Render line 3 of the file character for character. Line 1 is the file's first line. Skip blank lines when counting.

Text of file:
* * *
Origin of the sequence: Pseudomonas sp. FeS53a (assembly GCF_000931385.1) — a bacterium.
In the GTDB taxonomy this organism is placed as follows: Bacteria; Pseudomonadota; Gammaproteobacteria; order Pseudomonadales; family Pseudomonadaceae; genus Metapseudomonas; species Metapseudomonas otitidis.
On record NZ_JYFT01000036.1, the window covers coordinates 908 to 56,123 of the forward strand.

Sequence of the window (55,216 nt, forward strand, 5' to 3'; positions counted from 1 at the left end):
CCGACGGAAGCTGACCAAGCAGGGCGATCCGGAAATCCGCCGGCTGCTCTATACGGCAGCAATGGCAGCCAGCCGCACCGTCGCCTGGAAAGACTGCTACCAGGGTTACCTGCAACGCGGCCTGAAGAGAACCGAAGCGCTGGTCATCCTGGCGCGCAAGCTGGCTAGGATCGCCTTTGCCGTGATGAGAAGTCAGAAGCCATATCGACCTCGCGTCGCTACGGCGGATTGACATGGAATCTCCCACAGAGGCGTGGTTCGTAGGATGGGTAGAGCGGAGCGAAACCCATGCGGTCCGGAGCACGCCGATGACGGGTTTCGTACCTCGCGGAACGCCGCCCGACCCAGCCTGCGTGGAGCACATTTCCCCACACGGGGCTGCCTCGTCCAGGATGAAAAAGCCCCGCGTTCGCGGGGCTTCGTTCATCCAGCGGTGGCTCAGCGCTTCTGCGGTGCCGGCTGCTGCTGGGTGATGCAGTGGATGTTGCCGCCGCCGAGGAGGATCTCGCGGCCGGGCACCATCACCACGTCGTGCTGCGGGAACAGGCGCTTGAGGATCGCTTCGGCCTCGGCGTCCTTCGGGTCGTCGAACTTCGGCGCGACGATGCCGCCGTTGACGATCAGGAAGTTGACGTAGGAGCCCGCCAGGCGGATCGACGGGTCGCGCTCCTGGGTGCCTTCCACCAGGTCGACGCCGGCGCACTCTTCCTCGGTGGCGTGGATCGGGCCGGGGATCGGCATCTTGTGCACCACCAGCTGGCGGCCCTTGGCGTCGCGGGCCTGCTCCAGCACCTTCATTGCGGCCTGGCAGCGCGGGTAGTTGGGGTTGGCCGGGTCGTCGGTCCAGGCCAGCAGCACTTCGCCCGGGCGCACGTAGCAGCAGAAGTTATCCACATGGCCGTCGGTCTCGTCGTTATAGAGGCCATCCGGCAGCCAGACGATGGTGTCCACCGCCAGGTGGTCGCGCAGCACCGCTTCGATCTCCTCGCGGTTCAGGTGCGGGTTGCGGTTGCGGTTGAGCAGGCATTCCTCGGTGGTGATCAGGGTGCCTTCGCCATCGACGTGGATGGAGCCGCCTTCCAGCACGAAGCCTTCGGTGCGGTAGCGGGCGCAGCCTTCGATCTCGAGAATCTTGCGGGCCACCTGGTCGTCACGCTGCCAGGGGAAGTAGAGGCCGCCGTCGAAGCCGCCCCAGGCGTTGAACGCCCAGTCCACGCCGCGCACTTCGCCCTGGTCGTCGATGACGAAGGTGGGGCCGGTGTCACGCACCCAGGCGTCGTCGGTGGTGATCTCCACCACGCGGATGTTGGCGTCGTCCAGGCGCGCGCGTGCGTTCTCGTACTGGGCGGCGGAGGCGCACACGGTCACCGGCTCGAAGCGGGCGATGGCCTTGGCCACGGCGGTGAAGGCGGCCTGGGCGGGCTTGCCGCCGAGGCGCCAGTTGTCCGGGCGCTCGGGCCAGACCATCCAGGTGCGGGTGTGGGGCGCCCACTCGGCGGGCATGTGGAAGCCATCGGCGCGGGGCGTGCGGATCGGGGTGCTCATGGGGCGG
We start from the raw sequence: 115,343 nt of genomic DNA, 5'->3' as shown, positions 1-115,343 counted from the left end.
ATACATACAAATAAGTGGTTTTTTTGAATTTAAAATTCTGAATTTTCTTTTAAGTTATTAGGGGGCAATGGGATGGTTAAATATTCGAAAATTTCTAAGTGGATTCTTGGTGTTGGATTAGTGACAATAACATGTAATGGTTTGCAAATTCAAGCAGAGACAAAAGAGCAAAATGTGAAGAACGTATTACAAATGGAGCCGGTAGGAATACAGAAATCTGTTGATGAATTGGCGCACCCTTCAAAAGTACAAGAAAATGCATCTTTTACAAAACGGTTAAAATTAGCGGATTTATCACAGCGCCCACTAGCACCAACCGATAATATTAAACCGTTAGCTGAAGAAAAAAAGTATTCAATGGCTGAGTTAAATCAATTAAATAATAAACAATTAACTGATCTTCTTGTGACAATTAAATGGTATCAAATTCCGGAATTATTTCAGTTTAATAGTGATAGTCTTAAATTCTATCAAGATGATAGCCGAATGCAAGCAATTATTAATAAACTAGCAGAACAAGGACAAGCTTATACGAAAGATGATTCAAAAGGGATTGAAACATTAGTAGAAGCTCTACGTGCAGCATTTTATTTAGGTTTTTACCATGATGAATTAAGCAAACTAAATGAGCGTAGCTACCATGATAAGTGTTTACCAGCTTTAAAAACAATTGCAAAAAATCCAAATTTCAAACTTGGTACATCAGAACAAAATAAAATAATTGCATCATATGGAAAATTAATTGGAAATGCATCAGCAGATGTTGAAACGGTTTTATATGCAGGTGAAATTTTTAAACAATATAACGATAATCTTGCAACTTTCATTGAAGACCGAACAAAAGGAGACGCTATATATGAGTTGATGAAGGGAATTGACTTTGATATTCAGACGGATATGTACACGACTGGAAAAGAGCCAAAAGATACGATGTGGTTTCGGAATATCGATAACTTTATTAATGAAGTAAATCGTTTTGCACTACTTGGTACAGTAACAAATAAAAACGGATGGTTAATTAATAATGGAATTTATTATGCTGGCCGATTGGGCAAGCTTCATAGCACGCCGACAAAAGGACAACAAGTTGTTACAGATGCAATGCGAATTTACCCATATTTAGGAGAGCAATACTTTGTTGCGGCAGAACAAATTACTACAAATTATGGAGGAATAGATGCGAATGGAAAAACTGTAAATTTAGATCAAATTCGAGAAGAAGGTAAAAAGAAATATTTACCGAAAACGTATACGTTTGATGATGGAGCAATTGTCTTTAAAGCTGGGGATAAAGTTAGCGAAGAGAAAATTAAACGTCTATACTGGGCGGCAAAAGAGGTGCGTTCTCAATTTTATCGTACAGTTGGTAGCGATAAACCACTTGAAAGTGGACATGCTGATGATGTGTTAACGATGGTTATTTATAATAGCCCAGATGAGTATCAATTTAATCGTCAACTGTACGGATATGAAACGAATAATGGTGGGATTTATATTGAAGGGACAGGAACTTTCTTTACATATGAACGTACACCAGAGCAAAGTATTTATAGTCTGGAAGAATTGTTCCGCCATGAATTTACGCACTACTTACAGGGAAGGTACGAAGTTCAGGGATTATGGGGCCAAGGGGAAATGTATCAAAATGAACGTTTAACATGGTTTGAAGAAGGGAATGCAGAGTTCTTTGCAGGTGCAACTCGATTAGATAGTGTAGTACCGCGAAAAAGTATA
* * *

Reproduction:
On record NZ_JYFT01000036.1, the window covers coordinates 908 to 56,123 of the forward strand.